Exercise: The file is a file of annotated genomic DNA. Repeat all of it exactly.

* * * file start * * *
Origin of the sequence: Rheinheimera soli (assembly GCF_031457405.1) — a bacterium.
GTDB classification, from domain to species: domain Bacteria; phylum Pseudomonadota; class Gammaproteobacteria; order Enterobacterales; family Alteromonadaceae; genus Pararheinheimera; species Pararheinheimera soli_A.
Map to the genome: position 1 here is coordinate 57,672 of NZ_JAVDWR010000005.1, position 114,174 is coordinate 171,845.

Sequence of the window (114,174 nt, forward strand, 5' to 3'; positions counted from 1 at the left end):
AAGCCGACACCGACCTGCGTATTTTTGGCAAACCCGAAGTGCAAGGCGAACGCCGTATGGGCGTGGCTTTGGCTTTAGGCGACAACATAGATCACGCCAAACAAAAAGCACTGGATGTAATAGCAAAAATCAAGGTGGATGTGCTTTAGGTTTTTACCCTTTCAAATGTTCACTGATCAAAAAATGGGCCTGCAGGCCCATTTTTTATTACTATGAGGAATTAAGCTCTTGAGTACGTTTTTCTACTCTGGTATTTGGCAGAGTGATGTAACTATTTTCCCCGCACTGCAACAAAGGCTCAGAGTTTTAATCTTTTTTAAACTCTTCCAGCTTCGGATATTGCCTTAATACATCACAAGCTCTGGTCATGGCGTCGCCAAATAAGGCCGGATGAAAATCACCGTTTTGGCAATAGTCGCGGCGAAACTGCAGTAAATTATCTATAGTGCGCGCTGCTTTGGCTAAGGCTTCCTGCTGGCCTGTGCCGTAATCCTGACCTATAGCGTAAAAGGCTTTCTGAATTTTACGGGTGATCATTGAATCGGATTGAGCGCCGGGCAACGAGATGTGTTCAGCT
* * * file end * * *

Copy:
Origin of the sequence: Rheinheimera soli (assembly GCF_031457405.1) — a bacterium.
GTDB classification, from domain to species: domain Bacteria; phylum Pseudomonadota; class Gammaproteobacteria; order Enterobacterales; family Alteromonadaceae; genus Pararheinheimera; species Pararheinheimera soli_A.
Map to the genome: position 1 here is coordinate 57,672 of NZ_JAVDWR010000005.1, position 114,174 is coordinate 171,845.

Sequence of the window (114,174 nt, forward strand, 5' to 3'; positions counted from 1 at the left end):
AAGCCGACACCGACCTGCGTATTTTTGGCAAACCCGAAGTGCAAGGCGAACGCCGTATGGGCGTGGCTTTGGCTTTAGGCGACAACATAGATCACGCCAAACAAAAAGCACTGGATGTAATAGCAAAAATCAAGGTGGATGTGCTTTAGGTTTTTACCCTTTCAAATGTTCACTGATCAAAAAATGGGCCTGCAGGCCCATTTTTTATTACTATGAGGAATTAAGCTCTTGAGTACGTTTTTCTACTCTGGTATTTGGCAGAGTGATGTAACTATTTTCCCCGCACTGCAACAAAGGCTCAGAGTTTTAATCTTTTTTAAACTCTTCCAGCTTCGGATATTGCCTTAATACATCACAAGCTCTGGTCATGGCGTCGCCAAATAAGGCCGGATGAAAATCACCGTTTTGGCAATAGTCGCGGCGAAACTGCAGTAAATTATCTATAGTGCGCGCTGCTTTGGCTAAGGCTTCCTGCTGGCCTGTGCCGTAATCCTGACCTATAGCGTAAAAGGCTTTCTGAATTTTACGGGTGATCATTGAATCGGATTGAGCGCCGGGCAACGAGATGTGTTCAGCT